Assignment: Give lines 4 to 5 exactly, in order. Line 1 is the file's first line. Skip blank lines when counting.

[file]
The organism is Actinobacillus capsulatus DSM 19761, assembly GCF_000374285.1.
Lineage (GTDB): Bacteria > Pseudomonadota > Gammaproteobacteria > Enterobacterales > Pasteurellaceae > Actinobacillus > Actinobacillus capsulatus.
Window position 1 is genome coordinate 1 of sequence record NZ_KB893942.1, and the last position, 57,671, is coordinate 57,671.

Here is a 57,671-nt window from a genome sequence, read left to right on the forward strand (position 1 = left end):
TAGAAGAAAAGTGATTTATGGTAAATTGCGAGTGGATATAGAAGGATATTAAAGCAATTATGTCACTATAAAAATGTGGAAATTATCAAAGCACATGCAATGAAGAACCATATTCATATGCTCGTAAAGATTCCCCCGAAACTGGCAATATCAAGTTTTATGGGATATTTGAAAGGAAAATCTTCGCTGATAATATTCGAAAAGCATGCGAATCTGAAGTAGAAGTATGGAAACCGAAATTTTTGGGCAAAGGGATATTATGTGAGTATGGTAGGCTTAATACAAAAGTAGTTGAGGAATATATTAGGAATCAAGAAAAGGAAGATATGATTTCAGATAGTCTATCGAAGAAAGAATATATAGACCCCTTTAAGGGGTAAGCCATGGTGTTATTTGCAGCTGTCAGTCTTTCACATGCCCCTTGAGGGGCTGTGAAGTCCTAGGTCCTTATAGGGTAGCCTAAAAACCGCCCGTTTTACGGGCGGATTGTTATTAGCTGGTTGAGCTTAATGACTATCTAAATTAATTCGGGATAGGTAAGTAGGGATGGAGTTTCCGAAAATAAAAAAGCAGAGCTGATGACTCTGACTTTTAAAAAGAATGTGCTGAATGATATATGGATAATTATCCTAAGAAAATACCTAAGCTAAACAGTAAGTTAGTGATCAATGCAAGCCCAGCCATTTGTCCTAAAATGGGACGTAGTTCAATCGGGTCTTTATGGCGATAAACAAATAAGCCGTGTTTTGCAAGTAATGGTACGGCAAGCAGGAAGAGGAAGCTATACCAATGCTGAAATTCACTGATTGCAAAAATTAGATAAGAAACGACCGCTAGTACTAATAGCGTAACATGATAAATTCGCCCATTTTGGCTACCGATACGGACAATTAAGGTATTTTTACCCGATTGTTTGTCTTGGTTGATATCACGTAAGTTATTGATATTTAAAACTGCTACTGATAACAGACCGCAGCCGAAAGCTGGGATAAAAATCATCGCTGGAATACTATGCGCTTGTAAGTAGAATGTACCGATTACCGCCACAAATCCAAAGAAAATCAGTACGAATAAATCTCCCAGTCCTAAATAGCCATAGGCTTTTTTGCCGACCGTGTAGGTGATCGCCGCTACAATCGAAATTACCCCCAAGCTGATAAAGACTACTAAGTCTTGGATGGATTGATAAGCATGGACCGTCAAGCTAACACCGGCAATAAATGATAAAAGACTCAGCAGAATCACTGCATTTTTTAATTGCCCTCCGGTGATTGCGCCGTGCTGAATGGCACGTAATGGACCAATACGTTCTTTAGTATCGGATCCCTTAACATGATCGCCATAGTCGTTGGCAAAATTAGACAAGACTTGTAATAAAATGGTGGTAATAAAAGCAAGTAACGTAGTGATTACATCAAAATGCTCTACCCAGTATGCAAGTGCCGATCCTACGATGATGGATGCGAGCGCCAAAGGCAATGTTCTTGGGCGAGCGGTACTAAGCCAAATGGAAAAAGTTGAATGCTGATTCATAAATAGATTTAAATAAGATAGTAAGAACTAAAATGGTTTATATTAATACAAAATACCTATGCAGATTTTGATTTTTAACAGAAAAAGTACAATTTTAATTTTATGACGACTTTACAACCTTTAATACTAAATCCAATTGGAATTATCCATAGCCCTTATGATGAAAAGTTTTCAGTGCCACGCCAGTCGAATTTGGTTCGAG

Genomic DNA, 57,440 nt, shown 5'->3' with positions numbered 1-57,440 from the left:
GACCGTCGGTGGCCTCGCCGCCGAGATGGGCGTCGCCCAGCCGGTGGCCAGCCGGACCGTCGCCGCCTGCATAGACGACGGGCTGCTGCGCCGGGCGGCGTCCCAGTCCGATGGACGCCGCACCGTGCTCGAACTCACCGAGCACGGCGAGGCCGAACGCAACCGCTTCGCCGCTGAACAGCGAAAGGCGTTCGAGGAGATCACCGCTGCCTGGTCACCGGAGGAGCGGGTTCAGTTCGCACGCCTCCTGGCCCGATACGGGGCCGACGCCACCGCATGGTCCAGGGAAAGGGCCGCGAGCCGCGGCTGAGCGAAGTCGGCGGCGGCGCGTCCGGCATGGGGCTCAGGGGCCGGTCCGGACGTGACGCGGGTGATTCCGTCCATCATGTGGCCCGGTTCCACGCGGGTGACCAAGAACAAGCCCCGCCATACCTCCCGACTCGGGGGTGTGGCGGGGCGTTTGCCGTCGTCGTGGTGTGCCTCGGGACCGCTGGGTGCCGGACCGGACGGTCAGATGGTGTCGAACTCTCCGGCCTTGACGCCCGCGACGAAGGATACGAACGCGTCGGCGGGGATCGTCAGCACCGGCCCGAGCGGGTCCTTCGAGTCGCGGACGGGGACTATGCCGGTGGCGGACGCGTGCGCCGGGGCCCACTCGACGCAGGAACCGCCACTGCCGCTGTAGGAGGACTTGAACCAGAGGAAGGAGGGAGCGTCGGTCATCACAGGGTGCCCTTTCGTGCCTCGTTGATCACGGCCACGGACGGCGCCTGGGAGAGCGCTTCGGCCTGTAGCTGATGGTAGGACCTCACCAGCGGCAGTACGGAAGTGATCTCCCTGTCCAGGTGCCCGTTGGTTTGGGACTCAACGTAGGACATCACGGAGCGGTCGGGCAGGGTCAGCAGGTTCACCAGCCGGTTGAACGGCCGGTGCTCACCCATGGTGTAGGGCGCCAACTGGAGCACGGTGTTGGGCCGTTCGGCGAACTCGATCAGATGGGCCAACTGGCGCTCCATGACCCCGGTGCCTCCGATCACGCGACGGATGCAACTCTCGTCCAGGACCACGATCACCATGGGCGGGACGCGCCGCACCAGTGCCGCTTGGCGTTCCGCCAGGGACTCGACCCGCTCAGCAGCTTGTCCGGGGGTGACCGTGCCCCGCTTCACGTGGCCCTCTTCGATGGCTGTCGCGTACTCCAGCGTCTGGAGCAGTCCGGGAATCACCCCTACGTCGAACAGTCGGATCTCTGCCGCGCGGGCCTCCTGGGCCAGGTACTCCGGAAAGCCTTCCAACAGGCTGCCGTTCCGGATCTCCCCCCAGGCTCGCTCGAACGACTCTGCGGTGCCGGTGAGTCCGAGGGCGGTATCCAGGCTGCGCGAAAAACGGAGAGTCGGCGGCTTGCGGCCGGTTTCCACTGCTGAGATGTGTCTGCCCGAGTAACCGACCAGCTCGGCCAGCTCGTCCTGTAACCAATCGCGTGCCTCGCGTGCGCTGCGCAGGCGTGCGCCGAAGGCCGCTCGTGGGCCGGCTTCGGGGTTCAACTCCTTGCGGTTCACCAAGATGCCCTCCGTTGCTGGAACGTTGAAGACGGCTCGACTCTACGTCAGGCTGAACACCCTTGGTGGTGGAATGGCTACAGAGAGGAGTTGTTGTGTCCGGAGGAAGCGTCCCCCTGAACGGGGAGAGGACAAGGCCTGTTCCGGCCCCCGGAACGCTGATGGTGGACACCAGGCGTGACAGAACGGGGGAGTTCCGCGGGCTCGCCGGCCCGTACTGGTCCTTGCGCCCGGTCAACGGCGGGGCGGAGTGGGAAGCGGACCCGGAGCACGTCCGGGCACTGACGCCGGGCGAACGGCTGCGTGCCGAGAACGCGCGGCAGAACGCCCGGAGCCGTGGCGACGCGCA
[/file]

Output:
Here is a 57,671-nt window from a genome sequence, read left to right on the forward strand (position 1 = left end):
TAGAAGAAAAGTGATTTATGGTAAATTGCGAGTGGATATAGAAGGATATTAAAGCAATTATGTCACTATAAAAATGTGGAAATTATCAAAGCACATGCAATGAAGAACCATATTCATATGCTCGTAAAGATTCCCCCGAAACTGGCAATATCAAGTTTTATGGGATATTTGAAAGGAAAATCTTCGCTGATAATATTCGAAAAGCATGCGAATCTGAAGTAGAAGTATGGAAACCGAAATTTTTGGGCAAAGGGATATTATGTGAGTATGGTAGGCTTAATACAAAAGTAGTTGAGGAATATATTAGGAATCAAGAAAAGGAAGATATGATTTCAGATAGTCTATCGAAGAAAGAATATATAGACCCCTTTAAGGGGTAAGCCATGGTGTTATTTGCAGCTGTCAGTCTTTCACATGCCCCTTGAGGGGCTGTGAAGTCCTAGGTCCTTATAGGGTAGCCTAAAAACCGCCCGTTTTACGGGCGGATTGTTATTAGCTGGTTGAGCTTAATGACTATCTAAATTAATTCGGGATAGGTAAGTAGGGATGGAGTTTCCGAAAATAAAAAAGCAGAGCTGATGACTCTGACTTTTAAAAAGAATGTGCTGAATGATATATGGATAATTATCCTAAGAAAATACCTAAGCTAAACAGTAAGTTAGTGATCAATGCAAGCCCAGCCATTTGTCCTAAAATGGGACGTAGTTCAATCGGGTCTTTATGGCGATAAACAAATAAGCCGTGTTTTGCAAGTAATGGTACGGCAAGCAGGAAGAGGAAGCTATACCAATGCTGAAATTCACTGATTGCAAAAATTAGATAAGAAACGACCGCTAGTACTAATAGCGTAACATGATAAATTCGCCCATTTTGGCTACCGATACGGACAATTAAGGTATTTTTACCCGATTGTTTGTCTTGGTTGATATCACGTAAGTTATTGATATTTAAAACTGCTACTGATAACAGACCGCAGCCGAAAGCTGGGATAAAAATCATCGCTGGAATACTATGCGCTTGTAAGTAGAATGTACCGATTACCGCCACAAATCCAAAGAAAATCAGTACGAATAAATCTCCCAGTCCTAAATAGCCATAGGCTTTTTTGCCGACCGTGTAGGTGATCGCCGCTACAATCGAAATTACCCCCAAGCTGATAAAGACTACTAAGTCTTGGATGGATTGATAAGCATGGACCGTCAAGCTAACACCGGCAATAAATGATAAAAGACTCAGCAGAATCACTGCATTTTTTAATTGCCCTCCGGTGATTGCGCCGTGCTGAATGGCACGTAATGGACCAATACGTTCTTTAGTATCGGATCCCTTAACATGATCGCCATAGTCGTTGGCAAAATTAGACAAGACTTGTAATAAAATGGTGGTAATAAAAGCAAGTAACGTAGTGATTACATCAAAATGCTCTACCCAGTATGCAAGTGCCGATCCTACGATGATGGATGCGAGCGCCAAAGGCAATGTTCTTGGGCGAGCGGTACTAAGCCAAATGGAAAAAGTTGAATGCTGATTCATAAATAGATTTAAATAAGATAGTAAGAACTAAAATGGTTTATATTAATACAAAATACCTATGCAGATTTTGATTTTTAACAGAAAAAGTACAATTTTAATTTTATGACGACTTTACAACCTTTAATACTAAATCCAATTGGAATTATCCATAGCCCTTATGATGAAAAGTTTTCAGTGCCACGCCAGTCGAATTTGGTTCGAG